Tales of the Unexpected: Be Prepared for NPLD Serendipity

The best laid plans often go awry—sometimes with surprising results. Coordinating logistics, managing volunteers, and hoping for good weather all come into play when hosting an NPLD event. And sometimes, things work out a bit differently—for better or worse—than you have planned.

Just ask Praveena Ramaswami, who works in community relations and corporate communications with national NPLD sponsor Toyota North America. She credits the Toyota PDCA (Plan, Do, Check, Act) mindset for her ability to always plan ahead. Noting that she works at the engineering headquarters for Toyota North America, Ramaswami recalls the extreme efficiency of her volunteers. Last year, they cleared an area for a naturescape playground and were given two benches and a small play structure to build in four hours.

“Our team of engineers were in their element and built everything in less than one hour!” says Ramaswami. “I can guarantee it was done with precision and with multiple quality checkpoints.”

She says the organization was dumbfounded, and had to scramble to find more work for the volunteers to do over the remaining time.

The lesson: Know your audience and plan projects accordingly.

Linda Hartsfield, volunteer coordinator with Great Lake Allatoona Cleanup (GLAC) in Georgia, understands that litter doesn’t accumulate overnight. While the annual NPLD clean-up event goes a long way towards beautification, GLAC took an unexpected approach to a more sustained effort.

In 2018, GLAC began two new initiatives: the Allatoona Lake Warriors and Adopt-a-Mile of Shoreline programs. Noticing that NPLD volunteers couldn’t reach isolated shoreline areas, GLAC created the Lake Warriors—volunteers with various-sized watercraft who can remove debris that is often untouched on the annual one-day cleanup.

Likewise, GLAC launched the Adopt-a-Mile group consisting of 20 individuals (known as Zone Captains) assigned to specific zones along the Lake Allatoona shoreline. Their job? To monitor and collect litter from their assigned zone year-round. When they get stuck trying to handle litter issues in their “zone of responsibility,” they reach out to the Lake Warriors for assistance. Talk about an unexpected (but synergistic) approach!

From January through September 2018, both program initiatives cumulatively logged an impressive 1162 volunteer hours.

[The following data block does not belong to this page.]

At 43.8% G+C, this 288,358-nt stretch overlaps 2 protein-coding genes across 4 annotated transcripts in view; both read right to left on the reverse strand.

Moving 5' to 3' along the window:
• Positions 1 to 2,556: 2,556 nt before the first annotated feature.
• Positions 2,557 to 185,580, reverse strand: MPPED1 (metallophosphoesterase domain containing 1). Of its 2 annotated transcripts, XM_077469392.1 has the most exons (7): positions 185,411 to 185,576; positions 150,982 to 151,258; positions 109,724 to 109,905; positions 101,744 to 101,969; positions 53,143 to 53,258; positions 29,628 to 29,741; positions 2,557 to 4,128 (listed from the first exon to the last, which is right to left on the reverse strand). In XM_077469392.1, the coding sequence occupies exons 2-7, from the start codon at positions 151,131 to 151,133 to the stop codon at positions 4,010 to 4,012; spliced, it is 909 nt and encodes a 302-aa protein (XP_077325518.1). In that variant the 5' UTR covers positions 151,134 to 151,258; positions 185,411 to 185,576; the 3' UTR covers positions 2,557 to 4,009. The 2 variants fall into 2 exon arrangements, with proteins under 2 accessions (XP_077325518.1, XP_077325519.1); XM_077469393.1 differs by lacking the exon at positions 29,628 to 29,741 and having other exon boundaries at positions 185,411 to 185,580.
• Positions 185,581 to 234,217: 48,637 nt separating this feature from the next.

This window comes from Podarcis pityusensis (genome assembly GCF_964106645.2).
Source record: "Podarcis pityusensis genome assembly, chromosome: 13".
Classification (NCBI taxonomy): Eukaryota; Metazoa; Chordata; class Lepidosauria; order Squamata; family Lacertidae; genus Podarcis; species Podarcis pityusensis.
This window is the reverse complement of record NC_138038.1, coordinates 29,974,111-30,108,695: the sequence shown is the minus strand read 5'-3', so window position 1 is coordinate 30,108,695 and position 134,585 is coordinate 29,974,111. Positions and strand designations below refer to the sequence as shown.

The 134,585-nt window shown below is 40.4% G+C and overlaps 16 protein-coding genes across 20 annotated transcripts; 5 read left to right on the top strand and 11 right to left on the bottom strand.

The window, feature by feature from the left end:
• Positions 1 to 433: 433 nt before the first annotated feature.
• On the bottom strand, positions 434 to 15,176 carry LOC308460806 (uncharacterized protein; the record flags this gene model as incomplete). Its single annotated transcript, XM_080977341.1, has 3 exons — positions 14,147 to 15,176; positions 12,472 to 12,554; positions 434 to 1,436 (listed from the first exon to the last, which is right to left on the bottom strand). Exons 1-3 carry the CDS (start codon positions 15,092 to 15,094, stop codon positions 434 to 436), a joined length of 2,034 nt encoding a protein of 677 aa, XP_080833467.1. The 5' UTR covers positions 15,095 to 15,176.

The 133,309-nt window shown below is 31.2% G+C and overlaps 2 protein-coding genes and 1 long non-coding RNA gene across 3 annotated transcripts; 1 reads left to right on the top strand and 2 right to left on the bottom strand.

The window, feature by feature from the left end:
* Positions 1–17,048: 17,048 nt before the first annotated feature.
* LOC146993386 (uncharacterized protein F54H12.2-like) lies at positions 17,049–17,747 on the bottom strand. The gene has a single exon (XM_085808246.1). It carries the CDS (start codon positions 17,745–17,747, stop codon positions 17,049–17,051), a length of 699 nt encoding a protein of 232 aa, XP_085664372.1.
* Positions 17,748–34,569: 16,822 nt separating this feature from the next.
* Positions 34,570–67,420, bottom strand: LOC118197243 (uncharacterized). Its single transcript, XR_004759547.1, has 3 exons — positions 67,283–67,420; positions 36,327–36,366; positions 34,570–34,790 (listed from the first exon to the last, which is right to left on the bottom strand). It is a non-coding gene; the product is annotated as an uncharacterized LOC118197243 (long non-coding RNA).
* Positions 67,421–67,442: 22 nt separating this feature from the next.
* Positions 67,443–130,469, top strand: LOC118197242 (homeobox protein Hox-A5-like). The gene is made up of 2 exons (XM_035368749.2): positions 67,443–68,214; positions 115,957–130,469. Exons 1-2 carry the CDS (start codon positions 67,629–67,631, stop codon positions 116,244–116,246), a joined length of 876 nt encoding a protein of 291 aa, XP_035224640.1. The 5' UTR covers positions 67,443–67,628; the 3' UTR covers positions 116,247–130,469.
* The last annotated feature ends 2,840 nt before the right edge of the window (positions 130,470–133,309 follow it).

The lesson: Think outside the box and tap into unexpected opportunities.

For Carrie Richardson, park manager with H.V. Eastman Lake/Buchanan Dam in California, NPLD is a family affair. She recalls bringing her then seven-year-old daughter with autism to help at the NPLD event. Her daughter decided to go swimming while wearing Richardson’s Ranger hat. Unfortunately, like most seven-year-olds, her daughter did not want to come back to shore when it was time to go home.

“I had a crowd calling her back as a floating Ranger hat slowly floated its way back to the shoreline,” recalls Richardson, noting her daughter laughed the whole way. “The event had all of us working together, and my daughter gained a family of 160 people that day.”

The lesson: Don’t forget the true goal of NPLD: to maintain public spaces while building a sense of community and connecting people with nature.


Sources

  • Praveena J. Ramaswami
    TOYOTA | TMNA Research & Development HQ | Community Relations and Corporate Communications
  • Carrie A. Richardson
    Park Manager, H.V. Eastman Lake/Buchanan Dam | Merced County Stream Group
  • Linda Hartsfield
    Lake Allatoona Association (LAA) Board Member | Great Lake Allatoona Cleanup (GLAC) Volunteer Coordinator

Lisa Beach is a freelance journalist and copywriter. Her work has been published in The New York Times, Eating Well, USA Today Go Escape Florida & Caribbean, Good Housekeeping, Parents, and dozens more. Check out her writer’s website at www.LisaBeachWrites.com.

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